I started my Eve career as a mission runner. I built the character for combat and that’s what I was going to do! My lack of understanding the game or bothering to research mission running led to a very frustrating time, which may have been about the same time I decided to give mining a try.

I would not classify myself as a miner, although as I browse through my skills tab I cringe at the hours of lost combat training time I’ve spent to get into the Hulk and Mackinaw. Mining lasted half as long as mission running, but by this point I had found my first real corporation, and it really opened up the game for me. Flying with a group of buddies really saved the game for me. That corp kept me me in the game, and I urge any player who is thinking about quitting to try a corp (or a new corp) first. It really is amazing how the people you fly with influence the quality of your time in-game.

The corp flourished, and grew to a respectable size. I began to grow tired of the empire high-sec corp life though. The first few mining escort sorties I flew were fun, but after half a dozen event less missions, I realized without a war dec things would continue to be slow. I did manage to bash on a pos (in a Maller if you can believe it), and was finally introduced to PvP. It was a religious experience. A short-lived one mind you, but religious all the same. I decided then and there to make a more concentrated effort to get into PvP.

Enter faction warfare.

I’m a role playing buff (D&D, LARP, you name it), and the fluff generated by the zealous ancient empire of Amarr was too much for me to ignore. I enlisted in the 24th Crusade and joined a Role Playing Amarr Corporation. We set out to the lo-sec territories and waged a bloody campaign. I fought against the Min Matar rebels for months, and loved every ISK burning minute of it. I flew in big fleets, solo, and everything in between. I won a few fights, lost a lot more, and learned a lot about combat and Eve specific tactics.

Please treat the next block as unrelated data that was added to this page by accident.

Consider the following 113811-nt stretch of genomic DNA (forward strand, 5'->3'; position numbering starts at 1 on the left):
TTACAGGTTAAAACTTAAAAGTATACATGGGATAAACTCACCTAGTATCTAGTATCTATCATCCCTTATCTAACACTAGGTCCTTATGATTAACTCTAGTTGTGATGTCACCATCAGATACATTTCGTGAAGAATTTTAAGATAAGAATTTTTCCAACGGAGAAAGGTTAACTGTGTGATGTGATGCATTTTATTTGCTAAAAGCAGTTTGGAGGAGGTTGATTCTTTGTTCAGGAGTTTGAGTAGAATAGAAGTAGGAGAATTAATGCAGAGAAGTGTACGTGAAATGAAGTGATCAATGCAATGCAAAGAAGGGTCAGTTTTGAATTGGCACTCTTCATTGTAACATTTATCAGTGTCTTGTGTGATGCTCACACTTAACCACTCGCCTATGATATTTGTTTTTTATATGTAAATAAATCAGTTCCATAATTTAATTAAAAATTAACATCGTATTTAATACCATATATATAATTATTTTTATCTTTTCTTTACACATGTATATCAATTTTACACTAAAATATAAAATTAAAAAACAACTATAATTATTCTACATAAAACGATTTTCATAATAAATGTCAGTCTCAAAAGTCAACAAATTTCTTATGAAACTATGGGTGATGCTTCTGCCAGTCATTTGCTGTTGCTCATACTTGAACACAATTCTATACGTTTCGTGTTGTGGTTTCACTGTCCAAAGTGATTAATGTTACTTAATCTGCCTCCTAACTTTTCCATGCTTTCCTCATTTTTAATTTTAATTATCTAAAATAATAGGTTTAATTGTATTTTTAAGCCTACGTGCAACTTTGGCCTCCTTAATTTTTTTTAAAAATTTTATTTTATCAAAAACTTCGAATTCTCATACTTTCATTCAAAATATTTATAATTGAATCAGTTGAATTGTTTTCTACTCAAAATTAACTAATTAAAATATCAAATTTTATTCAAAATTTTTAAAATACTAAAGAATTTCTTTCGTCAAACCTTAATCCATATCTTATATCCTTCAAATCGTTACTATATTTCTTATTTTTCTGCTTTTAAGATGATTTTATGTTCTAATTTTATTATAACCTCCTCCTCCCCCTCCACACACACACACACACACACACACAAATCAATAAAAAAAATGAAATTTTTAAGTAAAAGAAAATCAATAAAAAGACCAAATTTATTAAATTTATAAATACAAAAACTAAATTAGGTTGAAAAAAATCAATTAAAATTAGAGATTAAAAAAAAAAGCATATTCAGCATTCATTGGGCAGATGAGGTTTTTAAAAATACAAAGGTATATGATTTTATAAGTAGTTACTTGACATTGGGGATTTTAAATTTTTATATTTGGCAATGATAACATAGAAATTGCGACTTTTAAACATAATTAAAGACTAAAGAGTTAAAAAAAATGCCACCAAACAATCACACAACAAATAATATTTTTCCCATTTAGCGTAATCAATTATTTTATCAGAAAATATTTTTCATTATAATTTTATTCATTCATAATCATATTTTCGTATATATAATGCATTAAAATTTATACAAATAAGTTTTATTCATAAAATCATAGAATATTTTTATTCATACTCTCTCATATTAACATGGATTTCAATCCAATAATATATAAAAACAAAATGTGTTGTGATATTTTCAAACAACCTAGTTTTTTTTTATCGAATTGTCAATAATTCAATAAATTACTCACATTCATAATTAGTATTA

Fleet compositions were marginal at best. Typically one scout would find a blob and amass their own blob only to sit on opposite sides of a gate most of the time. Not to say large engagements didn’t happen, but they were few and far between. The constant rush and wait feel of factional warfare soon left me worn out and looking for something new.

About the time I ran out of money from constantly losing ships on the front line of the war, a few of my old corpmates had moved nearby starting their own corp. They quickly talked me into joining and so began my move into a more industrial career. I started a little manufacturing and eve research and development.

The corp started with a few core members, but there was constant pressure to expand and soon our ranks were full of pilots I didn’t know or care about particularly. We also joined an alliance, which only made us core members feel more distant from each other as PvP pilots were separated from industrial pilots and so forth.  This ground away at me for a year or so. I was put in charge of a PvP division of the alliance which was fun, but a lack of enthusiasm and discipline left a bitter taste in my mouth. My morale diminished and my Eve time became sporadic.

Things were grim until my best Eve buddy Oz came around again. He had started a new corp with some of our favorite pilots from the old corp. He was also all fired up about worm hole space (w-space).

A few months later and here we are. Firmly established in a class 3 (C3) wormhole. Let the adventures begin…